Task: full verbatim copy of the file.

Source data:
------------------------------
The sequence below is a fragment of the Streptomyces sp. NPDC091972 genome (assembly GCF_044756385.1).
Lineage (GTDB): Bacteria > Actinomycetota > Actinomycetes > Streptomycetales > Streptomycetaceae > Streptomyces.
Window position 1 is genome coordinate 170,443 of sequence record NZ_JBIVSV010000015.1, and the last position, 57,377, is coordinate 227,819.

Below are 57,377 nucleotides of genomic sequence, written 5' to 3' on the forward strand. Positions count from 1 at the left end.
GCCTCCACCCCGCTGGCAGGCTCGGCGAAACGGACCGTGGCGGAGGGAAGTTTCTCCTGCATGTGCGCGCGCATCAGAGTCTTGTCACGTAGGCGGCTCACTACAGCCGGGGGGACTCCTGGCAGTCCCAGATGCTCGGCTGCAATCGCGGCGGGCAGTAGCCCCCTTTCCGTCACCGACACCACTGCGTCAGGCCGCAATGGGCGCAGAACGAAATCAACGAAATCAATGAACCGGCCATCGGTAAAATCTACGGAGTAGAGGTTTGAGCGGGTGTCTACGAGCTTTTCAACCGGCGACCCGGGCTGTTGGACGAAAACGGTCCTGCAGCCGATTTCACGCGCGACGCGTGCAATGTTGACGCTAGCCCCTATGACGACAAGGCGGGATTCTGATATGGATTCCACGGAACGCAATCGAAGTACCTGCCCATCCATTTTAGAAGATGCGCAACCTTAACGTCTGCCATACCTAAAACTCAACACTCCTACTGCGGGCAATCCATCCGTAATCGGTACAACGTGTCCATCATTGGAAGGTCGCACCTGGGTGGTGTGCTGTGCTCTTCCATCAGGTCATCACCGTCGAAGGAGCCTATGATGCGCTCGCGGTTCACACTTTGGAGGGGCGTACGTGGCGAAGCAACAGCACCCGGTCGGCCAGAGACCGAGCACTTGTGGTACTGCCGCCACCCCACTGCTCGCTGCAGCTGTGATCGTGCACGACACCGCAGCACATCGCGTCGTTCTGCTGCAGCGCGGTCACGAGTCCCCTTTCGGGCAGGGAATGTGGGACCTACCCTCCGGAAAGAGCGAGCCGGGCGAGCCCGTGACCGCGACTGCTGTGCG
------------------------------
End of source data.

The sequence below is a fragment of the Streptomyces sp. NPDC091972 genome (assembly GCF_044756385.1).
Lineage (GTDB): Bacteria > Actinomycetota > Actinomycetes > Streptomycetales > Streptomycetaceae > Streptomyces.
Window position 1 is genome coordinate 170,443 of sequence record NZ_JBIVSV010000015.1, and the last position, 57,377, is coordinate 227,819.

Below are 57,377 nucleotides of genomic sequence, written 5' to 3' on the forward strand. Positions count from 1 at the left end.
GCCTCCACCCCGCTGGCAGGCTCGGCGAAACGGACCGTGGCGGAGGGAAGTTTCTCCTGCATGTGCGCGCGCATCAGAGTCTTGTCACGTAGGCGGCTCACTACAGCCGGGGGGACTCCTGGCAGTCCCAGATGCTCGGCTGCAATCGCGGCGGGCAGTAGCCCCCTTTCCGTCACCGACACCACTGCGTCAGGCCGCAATGGGCGCAGAACGAAATCAACGAAATCAATGAACCGGCCATCGGTAAAATCTACGGAGTAGAGGTTTGAGCGGGTGTCTACGAGCTTTTCAACCGGCGACCCGGGCTGTTGGACGAAAACGGTCCTGCAGCCGATTTCACGCGCGACGCGTGCAATGTTGACGCTAGCCCCTATGACGACAAGGCGGGATTCTGATATGGATTCCACGGAACGCAATCGAAGTACCTGCCCATCCATTTTAGAAGATGCGCAACCTTAACGTCTGCCATACCTAAAACTCAACACTCCTACTGCGGGCAATCCATCCGTAATCGGTACAACGTGTCCATCATTGGAAGGTCGCACCTGGGTGGTGTGCTGTGCTCTTCCATCAGGTCATCACCGTCGAAGGAGCCTATGATGCGCTCGCGGTTCACACTTTGGAGGGGCGTACGTGGCGAAGCAACAGCACCCGGTCGGCCAGAGACCGAGCACTTGTGGTACTGCCGCCACCCCACTGCTCGCTGCAGCTGTGATCGTGCACGACACCGCAGCACATCGCGTCGTTCTGCTGCAGCGCGGTCACGAGTCCCCTTTCGGGCAGGGAATGTGGGACCTACCCTCCGGAAAGAGCGAGCCGGGCGAGCCCGTGACCGCGACTGCTGTGCG